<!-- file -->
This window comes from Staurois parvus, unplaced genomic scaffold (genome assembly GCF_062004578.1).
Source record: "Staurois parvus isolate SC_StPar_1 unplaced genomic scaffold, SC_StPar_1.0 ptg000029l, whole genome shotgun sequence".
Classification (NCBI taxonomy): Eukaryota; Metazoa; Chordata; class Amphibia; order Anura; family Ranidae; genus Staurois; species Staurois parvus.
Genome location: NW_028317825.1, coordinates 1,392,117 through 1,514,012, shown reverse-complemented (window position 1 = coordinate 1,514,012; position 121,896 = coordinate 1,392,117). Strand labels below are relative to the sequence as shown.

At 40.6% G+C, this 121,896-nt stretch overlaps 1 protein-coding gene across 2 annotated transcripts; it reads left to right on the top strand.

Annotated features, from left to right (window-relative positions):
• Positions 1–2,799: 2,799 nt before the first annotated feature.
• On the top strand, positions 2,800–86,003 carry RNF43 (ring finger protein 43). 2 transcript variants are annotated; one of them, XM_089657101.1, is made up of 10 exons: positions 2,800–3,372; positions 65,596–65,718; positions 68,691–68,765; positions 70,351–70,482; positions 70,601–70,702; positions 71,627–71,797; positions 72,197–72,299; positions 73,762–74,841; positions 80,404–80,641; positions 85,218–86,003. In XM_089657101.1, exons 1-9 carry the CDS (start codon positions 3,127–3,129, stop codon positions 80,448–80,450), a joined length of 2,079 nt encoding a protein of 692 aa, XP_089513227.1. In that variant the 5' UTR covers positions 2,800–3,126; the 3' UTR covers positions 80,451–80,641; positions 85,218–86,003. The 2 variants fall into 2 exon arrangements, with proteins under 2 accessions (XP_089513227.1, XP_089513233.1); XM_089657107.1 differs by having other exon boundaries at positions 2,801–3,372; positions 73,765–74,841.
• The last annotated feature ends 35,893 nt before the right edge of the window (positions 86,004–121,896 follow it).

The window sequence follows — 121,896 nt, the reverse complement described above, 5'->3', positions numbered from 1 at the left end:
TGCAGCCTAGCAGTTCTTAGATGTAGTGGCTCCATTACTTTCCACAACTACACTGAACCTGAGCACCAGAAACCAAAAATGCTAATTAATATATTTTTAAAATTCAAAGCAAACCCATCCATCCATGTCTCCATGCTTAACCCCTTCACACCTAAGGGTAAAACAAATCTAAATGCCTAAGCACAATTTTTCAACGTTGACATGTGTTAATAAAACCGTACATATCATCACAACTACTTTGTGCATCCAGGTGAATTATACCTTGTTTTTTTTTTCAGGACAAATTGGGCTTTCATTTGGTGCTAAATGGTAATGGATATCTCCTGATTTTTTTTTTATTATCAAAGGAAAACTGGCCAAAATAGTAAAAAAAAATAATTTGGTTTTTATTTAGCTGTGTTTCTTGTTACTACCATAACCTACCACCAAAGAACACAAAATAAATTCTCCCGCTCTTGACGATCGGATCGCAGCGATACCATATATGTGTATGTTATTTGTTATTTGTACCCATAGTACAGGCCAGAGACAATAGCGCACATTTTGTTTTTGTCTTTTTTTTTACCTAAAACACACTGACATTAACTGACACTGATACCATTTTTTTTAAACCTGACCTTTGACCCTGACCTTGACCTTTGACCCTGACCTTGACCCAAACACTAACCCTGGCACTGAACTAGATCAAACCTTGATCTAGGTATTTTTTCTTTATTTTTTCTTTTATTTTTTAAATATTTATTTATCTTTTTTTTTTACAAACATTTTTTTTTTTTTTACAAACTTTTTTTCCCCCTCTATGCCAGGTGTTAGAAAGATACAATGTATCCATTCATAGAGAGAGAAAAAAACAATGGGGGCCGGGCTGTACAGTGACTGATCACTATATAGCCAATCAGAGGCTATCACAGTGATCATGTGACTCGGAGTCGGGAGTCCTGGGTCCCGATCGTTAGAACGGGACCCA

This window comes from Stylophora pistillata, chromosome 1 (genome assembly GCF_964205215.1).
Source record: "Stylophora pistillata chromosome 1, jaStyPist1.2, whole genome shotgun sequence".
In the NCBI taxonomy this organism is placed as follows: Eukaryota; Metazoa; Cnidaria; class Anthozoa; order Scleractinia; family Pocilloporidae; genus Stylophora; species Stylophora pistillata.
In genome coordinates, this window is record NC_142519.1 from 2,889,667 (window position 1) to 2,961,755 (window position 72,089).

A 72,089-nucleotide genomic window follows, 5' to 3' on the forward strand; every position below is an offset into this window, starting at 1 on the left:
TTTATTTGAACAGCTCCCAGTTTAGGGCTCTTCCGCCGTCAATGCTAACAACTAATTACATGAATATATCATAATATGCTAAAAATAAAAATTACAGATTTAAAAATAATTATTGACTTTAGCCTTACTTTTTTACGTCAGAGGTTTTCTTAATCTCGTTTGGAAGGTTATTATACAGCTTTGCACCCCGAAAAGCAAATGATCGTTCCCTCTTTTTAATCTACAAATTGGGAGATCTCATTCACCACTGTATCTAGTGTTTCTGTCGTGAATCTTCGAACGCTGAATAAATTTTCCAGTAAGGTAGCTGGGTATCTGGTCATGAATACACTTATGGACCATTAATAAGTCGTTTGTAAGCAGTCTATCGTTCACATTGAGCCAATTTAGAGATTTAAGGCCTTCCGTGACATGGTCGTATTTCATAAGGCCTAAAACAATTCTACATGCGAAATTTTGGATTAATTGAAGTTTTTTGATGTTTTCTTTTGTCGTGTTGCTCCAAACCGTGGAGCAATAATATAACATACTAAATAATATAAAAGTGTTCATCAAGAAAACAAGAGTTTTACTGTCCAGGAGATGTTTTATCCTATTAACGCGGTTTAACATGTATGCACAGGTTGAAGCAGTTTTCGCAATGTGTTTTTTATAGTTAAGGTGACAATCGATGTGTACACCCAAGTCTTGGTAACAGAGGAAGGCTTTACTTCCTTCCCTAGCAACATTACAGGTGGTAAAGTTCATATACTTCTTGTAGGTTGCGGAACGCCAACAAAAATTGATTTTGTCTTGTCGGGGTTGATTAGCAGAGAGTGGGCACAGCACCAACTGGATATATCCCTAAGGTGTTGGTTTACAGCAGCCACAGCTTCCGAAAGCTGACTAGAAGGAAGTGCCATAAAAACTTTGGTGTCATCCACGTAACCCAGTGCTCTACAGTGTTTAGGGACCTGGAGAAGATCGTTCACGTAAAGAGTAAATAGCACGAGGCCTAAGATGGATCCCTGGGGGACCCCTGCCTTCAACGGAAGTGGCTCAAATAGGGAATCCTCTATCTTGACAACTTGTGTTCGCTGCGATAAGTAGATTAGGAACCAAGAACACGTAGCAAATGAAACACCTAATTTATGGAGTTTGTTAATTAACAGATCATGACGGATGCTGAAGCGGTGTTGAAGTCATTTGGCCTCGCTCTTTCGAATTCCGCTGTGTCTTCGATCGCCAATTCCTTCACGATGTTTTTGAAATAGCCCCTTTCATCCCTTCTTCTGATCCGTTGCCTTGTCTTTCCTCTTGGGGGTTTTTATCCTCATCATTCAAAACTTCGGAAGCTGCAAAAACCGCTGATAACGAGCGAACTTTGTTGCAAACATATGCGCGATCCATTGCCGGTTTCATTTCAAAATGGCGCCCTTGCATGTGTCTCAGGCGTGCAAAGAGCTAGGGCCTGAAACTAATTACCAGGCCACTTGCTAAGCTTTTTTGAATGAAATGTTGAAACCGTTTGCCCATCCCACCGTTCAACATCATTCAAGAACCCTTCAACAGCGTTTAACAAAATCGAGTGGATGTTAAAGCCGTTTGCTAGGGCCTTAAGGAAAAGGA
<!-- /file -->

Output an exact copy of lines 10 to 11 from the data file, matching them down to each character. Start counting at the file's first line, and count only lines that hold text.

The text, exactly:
The window sequence follows — 121,896 nt, the reverse complement described above, 5'->3', positions numbered from 1 at the left end:
TGCAGCCTAGCAGTTCTTAGATGTAGTGGCTCCATTACTTTCCACAACTACACTGAACCTGAGCACCAGAAACCAAAAATGCTAATTAATATATTTTTAAAATTCAAAGCAAACCCATCCATCCATGTCTCCATGCTTAACCCCTTCACACCTAAGGGTAAAACAAATCTAAATGCCTAAGCACAATTTTTCAACGTTGACATGTGTTAATAAAACCGTACATATCATCACAACTACTTTGTGCATCCAGGTGAATTATACCTTGTTTTTTTTTTCAGGACAAATTGGGCTTTCATTTGGTGCTAAATGGTAATGGATATCTCCTGATTTTTTTTTTATTATCAAAGGAAAACTGGCCAAAATAGTAAAAAAAAATAATTTGGTTTTTATTTAGCTGTGTTTCTTGTTACTACCATAACCTACCACCAAAGAACACAAAATAAATTCTCCCGCTCTTGACGATCGGATCGCAGCGATACCATATATGTGTATGTTATTTGTTATTTGTACCCATAGTACAGGCCAGAGACAATAGCGCACATTTTGTTTTTGTCTTTTTTTTTACCTAAAACACACTGACATTAACTGACACTGATACCATTTTTTTTAAACCTGACCTTTGACCCTGACCTTGACCTTTGACCCTGACCTTGACCCAAACACTAACCCTGGCACTGAACTAGATCAAACCTTGATCTAGGTATTTTTTCTTTATTTTTTCTTTTATTTTTTAAATATTTATTTATCTTTTTTTTTTACAAACATTTTTTTTTTTTTTACAAACTTTTTTTCCCCCTCTATGCCAGGTGTTAGAAAGATACAATGTATCCATTCATAGAGAGAGAAAAAAACAATGGGGGCCGGGCTGTACAGTGACTGATCACTATATAGCCAATCAGAGGCTATCACAGTGATCATGTGACTCGGAGTCGGGAGTCCTGGGTCCCGATCGTTAGAACGGGACCCA